Purpose: It is critical to develop methods to quantify the early pharmacodynamic effects of targeted therapeutics in vivo to make drug development more efficient and ensure biologically relevant dosing. Furthermore, an ability to identify patients likely to respond to targeted therapeutics would decrease the size, duration, and cost of clinical trials, resulting in more efficient translation to improved patient outcomes. Recent studies suggest that perifosine inhibits the phosphatidylinositol-3′-kinase (PI3K) pathway by preventing cell membrane recruitment of the AKT pleckstrin homology domain. Experimental Design: A novel functional proteomics technology, reverse phase protein array, was used to establish and quantify pharmacodynamic markers of perifosine efficacy. Results: Perifosine selectively prevents AKT recruitment to the membrane and blocks activation of downstream effectors. Perifosine inhibited breast, ovarian, and prostate cancer models. Growth inhibition was associated with apoptosis. Activation of AKT as a consequence of genomic aberrations predicted perifosine efficacy. In cell lines and xenografts, there was a highly statistically significant correlation between the degree of antitumor efficacy of different perifosine doses and quantified down-regulation of phosphorylation of AKT and of its downstream targets, particularly S6. Conclusions: Because of a strong correlation between proportional modulation of PI3K pathway biomarkers and quantified perifosine efficacy, it is likely that early measurement of such pharmacodynamic biomarkers with reverse phase protein array will optimize selection of responding patients and guide perifosine dosing. Furthermore, PI3K pathway activation status may allow baseline selection of patients most likely to respond to perifosine alone or in combination with other therapies.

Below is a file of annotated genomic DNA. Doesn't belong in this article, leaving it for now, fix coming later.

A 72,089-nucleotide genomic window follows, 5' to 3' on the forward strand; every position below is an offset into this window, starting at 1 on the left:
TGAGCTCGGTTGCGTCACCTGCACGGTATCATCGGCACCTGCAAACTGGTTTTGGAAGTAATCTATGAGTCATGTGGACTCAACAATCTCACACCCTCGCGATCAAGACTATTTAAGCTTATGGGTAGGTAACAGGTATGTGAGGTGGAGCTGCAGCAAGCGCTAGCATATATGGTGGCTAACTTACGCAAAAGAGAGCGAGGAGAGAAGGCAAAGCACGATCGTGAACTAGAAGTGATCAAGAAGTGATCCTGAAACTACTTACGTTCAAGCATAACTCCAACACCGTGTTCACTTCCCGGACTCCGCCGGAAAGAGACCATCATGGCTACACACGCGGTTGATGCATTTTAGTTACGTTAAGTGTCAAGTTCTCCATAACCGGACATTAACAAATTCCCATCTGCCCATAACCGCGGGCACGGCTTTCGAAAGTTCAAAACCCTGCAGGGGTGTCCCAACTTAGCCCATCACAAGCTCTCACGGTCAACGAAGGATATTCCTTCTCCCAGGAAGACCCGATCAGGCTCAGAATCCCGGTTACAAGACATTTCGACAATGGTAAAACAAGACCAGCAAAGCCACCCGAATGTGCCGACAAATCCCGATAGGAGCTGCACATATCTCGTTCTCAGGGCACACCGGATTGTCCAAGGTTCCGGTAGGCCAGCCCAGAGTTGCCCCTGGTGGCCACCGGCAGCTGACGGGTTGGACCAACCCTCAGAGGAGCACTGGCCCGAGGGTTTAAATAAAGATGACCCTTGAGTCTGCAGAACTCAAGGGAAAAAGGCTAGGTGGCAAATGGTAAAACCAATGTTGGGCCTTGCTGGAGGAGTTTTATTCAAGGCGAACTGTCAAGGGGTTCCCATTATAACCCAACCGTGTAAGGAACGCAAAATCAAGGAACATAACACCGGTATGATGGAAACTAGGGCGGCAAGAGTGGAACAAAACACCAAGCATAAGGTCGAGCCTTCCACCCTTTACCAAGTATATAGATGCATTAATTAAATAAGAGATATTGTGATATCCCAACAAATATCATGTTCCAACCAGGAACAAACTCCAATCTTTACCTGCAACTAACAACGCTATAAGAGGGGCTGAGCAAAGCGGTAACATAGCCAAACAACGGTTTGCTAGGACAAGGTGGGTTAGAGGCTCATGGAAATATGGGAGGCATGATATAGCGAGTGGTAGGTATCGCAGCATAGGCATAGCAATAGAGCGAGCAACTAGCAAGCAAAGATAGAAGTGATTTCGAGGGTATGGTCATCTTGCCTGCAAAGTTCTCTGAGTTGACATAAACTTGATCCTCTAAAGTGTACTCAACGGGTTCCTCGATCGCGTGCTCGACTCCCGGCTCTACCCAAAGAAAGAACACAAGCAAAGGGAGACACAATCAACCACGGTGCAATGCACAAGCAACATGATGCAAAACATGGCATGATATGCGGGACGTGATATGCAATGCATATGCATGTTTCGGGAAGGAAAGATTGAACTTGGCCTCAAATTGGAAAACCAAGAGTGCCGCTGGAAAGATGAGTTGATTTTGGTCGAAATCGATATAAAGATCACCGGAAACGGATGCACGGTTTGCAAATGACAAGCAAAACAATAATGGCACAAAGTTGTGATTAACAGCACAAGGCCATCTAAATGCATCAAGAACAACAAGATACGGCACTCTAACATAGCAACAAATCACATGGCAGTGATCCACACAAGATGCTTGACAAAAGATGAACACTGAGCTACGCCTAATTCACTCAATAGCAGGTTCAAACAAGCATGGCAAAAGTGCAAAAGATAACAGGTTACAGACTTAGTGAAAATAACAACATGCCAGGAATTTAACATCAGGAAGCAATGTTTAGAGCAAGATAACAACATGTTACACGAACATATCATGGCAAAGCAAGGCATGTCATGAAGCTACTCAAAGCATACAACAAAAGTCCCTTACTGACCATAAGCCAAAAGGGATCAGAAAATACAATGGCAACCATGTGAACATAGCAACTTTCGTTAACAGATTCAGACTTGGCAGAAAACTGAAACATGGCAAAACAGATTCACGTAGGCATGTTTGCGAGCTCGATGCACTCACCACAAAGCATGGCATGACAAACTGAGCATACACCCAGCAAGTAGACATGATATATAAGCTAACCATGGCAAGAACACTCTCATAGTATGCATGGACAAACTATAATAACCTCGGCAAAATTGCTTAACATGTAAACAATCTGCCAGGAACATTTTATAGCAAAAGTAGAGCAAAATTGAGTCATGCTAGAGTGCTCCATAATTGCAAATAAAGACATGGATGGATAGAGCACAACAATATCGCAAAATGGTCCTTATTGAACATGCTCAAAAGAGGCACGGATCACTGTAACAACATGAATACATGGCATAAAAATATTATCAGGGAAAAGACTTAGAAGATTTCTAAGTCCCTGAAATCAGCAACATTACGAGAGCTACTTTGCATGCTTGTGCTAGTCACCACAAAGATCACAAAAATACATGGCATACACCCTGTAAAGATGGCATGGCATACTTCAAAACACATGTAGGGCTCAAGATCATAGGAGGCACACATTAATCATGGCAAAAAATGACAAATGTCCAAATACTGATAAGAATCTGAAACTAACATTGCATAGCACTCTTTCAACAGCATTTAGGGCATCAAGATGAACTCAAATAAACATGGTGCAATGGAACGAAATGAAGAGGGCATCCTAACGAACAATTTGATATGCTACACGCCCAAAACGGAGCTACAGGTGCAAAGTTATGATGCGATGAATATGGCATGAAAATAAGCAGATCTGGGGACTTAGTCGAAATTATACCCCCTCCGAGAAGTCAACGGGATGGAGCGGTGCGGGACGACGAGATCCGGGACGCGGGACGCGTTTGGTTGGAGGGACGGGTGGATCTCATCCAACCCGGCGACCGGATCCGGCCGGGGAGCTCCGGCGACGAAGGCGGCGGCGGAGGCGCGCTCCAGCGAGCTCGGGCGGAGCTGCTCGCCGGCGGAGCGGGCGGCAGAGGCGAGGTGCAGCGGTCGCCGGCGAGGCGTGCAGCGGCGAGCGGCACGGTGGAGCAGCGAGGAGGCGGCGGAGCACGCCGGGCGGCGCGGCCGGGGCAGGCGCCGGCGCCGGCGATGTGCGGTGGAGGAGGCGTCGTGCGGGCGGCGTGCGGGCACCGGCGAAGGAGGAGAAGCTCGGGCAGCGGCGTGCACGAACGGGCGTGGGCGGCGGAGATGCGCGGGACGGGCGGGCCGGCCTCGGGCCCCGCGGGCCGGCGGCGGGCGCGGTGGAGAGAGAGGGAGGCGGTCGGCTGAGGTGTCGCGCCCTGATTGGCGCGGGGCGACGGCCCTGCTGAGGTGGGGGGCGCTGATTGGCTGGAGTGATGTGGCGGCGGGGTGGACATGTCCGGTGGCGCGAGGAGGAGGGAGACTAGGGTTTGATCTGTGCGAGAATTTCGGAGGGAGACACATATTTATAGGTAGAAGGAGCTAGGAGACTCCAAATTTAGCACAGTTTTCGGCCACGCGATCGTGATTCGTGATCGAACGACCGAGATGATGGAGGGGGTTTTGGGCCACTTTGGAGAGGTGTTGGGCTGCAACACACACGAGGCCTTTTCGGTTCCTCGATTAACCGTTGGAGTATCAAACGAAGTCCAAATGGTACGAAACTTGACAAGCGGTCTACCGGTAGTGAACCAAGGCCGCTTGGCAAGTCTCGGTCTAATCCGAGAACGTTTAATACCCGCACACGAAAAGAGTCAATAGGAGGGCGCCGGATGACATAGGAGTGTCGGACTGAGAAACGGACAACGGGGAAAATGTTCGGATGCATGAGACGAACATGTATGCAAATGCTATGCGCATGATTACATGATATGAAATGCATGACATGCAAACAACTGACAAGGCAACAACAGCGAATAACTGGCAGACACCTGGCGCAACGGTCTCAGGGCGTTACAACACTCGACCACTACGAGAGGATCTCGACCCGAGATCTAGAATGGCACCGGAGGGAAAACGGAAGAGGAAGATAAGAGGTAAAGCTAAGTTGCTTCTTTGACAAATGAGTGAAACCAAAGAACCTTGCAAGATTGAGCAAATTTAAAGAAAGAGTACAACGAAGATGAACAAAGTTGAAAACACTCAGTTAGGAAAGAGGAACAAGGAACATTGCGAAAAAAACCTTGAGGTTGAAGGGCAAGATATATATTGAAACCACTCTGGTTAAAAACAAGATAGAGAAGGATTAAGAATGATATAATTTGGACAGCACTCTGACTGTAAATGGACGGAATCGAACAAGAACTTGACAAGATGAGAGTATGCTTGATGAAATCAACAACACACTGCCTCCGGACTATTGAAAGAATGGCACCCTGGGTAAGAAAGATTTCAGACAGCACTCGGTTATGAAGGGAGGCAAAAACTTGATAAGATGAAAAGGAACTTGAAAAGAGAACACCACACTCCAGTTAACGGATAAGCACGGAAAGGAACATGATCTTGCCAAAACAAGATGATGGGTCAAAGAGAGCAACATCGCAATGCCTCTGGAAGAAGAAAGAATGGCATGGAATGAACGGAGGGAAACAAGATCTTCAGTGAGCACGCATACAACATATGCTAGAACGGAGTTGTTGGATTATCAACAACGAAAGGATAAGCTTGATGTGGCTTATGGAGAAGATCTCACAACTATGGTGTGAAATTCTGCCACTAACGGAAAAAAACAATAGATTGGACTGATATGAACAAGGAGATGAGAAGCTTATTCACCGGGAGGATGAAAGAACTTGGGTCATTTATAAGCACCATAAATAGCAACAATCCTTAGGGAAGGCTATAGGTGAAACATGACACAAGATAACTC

ASJC Scopus subject areas
- Cancer Research